Markets closed flat and in the green, but the Nasdaq Composite Index finished to a record close. Short-term indicators are mixed, but tipping towards the bearish side with another spinning top candle like yesterday signaling a reversal in market direction.
Todays S&P 500 Chart
The good news is the gauge of U.S. business investment spending plans rose in May, a tentative sign that the manufacturing sector was stabilizing.
The bad news is that the euro was on track to post its biggest daily decline against the dollar in a month, as a resolution to the latest installment of Greece's debt crisis appeared at hand.
ATHENS (Reuters) - Greece's leftwing government expressed confidence on Tuesday that parliament would approve a debt deal with lenders, despite an angry reaction from some of its own lawmakers who accused it of caving in to pressure for more austerity.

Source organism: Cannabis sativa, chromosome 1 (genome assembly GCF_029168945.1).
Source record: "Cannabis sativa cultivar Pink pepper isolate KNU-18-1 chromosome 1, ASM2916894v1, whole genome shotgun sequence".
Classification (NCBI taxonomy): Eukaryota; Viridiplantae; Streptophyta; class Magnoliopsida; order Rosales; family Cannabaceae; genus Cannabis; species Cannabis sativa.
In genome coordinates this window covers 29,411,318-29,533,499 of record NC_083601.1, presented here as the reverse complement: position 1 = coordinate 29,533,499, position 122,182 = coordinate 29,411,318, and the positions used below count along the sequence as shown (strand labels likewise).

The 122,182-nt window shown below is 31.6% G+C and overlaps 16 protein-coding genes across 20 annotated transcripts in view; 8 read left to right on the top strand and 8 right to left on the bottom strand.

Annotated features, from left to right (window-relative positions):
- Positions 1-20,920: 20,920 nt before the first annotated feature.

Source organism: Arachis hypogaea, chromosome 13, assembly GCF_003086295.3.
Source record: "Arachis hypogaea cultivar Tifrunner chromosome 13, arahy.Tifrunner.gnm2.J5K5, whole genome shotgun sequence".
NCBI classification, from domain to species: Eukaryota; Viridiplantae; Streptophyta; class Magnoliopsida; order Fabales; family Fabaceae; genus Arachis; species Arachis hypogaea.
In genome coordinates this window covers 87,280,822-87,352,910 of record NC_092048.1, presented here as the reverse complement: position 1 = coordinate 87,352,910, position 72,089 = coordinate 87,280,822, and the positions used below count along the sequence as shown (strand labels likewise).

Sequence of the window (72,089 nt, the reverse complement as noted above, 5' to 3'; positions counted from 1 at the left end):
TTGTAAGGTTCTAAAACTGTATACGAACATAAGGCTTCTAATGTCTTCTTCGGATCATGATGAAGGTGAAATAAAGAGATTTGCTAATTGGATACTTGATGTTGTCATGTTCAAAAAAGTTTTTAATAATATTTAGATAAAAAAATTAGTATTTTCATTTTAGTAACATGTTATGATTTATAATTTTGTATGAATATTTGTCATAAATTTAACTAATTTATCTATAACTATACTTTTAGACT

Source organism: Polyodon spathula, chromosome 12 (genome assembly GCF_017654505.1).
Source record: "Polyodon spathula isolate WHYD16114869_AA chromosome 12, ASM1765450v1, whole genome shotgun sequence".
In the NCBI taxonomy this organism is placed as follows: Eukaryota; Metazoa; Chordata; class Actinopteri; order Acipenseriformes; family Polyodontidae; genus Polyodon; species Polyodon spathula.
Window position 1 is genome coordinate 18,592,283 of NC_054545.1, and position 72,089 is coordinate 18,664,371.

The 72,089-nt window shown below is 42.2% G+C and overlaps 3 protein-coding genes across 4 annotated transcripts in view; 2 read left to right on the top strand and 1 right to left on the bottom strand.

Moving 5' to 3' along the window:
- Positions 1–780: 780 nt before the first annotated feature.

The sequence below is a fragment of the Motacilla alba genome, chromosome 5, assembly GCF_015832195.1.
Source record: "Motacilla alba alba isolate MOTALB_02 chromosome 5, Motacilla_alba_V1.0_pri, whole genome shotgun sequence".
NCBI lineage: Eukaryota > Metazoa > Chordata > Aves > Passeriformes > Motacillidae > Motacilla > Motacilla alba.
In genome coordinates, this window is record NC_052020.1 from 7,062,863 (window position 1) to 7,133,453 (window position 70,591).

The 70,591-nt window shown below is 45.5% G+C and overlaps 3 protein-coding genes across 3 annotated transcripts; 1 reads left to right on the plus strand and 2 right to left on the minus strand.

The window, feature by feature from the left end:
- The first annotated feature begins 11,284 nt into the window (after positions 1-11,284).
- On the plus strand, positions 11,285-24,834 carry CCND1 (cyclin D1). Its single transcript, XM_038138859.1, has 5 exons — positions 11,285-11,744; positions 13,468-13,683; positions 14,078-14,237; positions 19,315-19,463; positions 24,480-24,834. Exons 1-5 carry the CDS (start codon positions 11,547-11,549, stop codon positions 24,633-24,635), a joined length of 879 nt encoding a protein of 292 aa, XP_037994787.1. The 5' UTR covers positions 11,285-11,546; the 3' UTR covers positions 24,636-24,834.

Just as we warned earlier in the year, total uncertainty about the future of Greece has enabled a growing sense of moral hazard as "if the nation doesn't pay its debt, why should we" sweeps across the troubled nation. As Greeks' tax remittances to the government, which were almost non-existent to begin with, have ground to a halt, so The FT reports, so-called 'strategic defaults' have become a way of life among Greece's formerly affluent middle-class..."I still owe money on the car and motorboat I can't afford to use. Even a holiday loan I'd forgotten about...I'm living with my mother looking for work and waiting for the bank to come up with another restructuring offer."
As we detailed earlier this year, it appears taxpayers everywhere are learning from the best: their insolvent governments. In this case, Greek (non) taxpayers have decided to slow down their mandatory remittances to the government even more because the government may just not exist in two short weeks:
Most taxpayers have chosen to delay their payments, given that the positions of the two main parties leading the election polls are diametrically opposite: Poll leader SYRIZA promises to cancel the ENFIA and even write off bad loans, while ruling New D ...